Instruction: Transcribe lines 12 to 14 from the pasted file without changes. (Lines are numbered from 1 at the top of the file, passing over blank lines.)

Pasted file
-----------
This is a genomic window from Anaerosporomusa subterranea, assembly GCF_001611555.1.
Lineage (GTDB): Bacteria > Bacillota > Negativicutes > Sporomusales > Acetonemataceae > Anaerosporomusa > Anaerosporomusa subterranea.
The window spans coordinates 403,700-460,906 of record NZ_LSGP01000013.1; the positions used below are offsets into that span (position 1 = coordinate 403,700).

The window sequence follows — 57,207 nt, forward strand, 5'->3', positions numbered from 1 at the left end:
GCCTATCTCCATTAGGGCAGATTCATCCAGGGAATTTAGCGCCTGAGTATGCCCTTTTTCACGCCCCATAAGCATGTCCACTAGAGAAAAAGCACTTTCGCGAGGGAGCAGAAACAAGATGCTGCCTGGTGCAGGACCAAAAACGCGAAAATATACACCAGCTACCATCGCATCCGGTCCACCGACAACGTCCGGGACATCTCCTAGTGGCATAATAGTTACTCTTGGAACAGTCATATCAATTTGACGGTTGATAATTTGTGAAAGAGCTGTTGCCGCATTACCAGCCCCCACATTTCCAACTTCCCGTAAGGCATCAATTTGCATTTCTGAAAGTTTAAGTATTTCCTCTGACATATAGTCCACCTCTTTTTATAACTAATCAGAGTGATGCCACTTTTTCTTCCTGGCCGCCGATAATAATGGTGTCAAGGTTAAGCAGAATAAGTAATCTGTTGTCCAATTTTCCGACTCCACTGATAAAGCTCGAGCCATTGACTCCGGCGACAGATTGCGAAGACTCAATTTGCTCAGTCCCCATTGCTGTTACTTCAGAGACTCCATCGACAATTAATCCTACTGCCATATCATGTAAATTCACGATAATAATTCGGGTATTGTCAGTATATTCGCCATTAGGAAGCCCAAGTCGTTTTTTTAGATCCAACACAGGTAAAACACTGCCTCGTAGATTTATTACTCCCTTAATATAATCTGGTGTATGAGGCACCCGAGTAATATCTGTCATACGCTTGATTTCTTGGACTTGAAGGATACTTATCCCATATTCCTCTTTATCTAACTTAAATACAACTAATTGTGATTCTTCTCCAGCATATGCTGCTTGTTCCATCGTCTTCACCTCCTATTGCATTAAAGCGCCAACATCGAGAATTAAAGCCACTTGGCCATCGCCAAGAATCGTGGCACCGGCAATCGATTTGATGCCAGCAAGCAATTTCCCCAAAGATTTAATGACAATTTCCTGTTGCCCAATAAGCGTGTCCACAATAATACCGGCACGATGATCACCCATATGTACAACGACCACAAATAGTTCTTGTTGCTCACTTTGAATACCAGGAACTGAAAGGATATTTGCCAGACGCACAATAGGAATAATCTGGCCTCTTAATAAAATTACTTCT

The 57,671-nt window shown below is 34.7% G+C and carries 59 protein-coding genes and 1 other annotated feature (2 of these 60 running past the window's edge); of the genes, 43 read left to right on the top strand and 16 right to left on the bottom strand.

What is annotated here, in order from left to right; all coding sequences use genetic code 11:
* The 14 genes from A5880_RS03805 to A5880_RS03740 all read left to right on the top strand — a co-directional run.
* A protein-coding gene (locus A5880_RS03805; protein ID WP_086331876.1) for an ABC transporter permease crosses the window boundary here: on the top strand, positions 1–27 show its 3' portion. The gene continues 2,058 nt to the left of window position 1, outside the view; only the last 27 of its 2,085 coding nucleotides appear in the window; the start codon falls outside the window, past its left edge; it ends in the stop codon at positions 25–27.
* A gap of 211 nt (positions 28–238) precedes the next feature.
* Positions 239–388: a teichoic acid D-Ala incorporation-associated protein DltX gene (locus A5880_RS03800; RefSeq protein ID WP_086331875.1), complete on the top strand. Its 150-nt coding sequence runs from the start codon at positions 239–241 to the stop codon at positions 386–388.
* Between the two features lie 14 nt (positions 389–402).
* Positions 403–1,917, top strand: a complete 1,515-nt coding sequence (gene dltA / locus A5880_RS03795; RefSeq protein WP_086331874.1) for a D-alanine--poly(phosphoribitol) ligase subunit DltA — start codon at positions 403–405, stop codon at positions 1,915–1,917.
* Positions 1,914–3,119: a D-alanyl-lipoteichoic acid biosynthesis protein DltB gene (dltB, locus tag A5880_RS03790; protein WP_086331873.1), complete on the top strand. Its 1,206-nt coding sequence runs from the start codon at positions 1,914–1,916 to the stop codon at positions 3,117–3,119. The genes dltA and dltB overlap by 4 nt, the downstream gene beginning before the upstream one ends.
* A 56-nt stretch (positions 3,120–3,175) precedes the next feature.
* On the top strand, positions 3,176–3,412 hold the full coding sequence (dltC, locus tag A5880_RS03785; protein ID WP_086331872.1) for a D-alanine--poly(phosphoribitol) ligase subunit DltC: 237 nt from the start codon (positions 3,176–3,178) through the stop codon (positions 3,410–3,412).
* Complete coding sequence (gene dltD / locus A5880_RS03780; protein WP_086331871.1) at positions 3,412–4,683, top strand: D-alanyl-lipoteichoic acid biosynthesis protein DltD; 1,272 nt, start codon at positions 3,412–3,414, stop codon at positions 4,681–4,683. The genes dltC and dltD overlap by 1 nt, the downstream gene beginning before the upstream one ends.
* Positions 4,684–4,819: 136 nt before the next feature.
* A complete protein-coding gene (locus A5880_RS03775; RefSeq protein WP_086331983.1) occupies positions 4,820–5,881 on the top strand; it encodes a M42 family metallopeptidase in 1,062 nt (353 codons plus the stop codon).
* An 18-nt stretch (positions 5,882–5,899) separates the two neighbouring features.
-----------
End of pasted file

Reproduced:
* Between the two features lie 14 nt (positions 389–402).
* Positions 403–1,917, top strand: a complete 1,515-nt coding sequence (gene dltA / locus A5880_RS03795; RefSeq protein WP_086331874.1) for a D-alanine--poly(phosphoribitol) ligase subunit DltA — start codon at positions 403–405, stop codon at positions 1,915–1,917.
* Positions 1,914–3,119: a D-alanyl-lipoteichoic acid biosynthesis protein DltB gene (dltB, locus tag A5880_RS03790; protein WP_086331873.1), complete on the top strand. Its 1,206-nt coding sequence runs from the start codon at positions 1,914–1,916 to the stop codon at positions 3,117–3,119. The genes dltA and dltB overlap by 4 nt, the downstream gene beginning before the upstream one ends.